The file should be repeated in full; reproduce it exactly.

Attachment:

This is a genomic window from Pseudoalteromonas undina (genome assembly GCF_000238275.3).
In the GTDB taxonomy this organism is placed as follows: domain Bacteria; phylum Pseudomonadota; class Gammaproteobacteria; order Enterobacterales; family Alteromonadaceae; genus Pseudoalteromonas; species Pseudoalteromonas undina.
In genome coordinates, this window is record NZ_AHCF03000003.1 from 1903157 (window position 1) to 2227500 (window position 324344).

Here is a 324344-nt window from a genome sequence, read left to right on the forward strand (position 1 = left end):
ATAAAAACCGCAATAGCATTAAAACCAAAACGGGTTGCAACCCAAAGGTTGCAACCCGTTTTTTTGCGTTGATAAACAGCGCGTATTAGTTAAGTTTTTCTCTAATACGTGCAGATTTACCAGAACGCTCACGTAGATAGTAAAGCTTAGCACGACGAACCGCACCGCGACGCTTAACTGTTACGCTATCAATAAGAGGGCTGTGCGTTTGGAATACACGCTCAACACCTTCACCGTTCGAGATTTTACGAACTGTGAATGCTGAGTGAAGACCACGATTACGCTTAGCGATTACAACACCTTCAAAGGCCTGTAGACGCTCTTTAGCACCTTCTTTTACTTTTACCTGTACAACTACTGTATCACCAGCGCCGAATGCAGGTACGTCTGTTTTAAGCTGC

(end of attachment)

This is a genomic window from Pseudoalteromonas undina (genome assembly GCF_000238275.3).
In the GTDB taxonomy this organism is placed as follows: domain Bacteria; phylum Pseudomonadota; class Gammaproteobacteria; order Enterobacterales; family Alteromonadaceae; genus Pseudoalteromonas; species Pseudoalteromonas undina.
In genome coordinates, this window is record NZ_AHCF03000003.1 from 1903157 (window position 1) to 2227500 (window position 324344).

Here is a 324344-nt window from a genome sequence, read left to right on the forward strand (position 1 = left end):
ATAAAAACCGCAATAGCATTAAAACCAAAACGGGTTGCAACCCAAAGGTTGCAACCCGTTTTTTTGCGTTGATAAACAGCGCGTATTAGTTAAGTTTTTCTCTAATACGTGCAGATTTACCAGAACGCTCACGTAGATAGTAAAGCTTAGCACGACGAACCGCACCGCGACGCTTAACTGTTACGCTATCAATAAGAGGGCTGTGCGTTTGGAATACACGCTCAACACCTTCACCGTTCGAGATTTTACGAACTGTGAATGCTGAGTGAAGACCACGATTACGCTTAGCGATTACAACACCTTCAAAGGCCTGTAGACGCTCTTTAGCACCTTCTTTTACTTTTACCTGTACAACTACTGTATCACCAGCGCCGAATGCAGGTACGTCTGTTTTAAGCTGC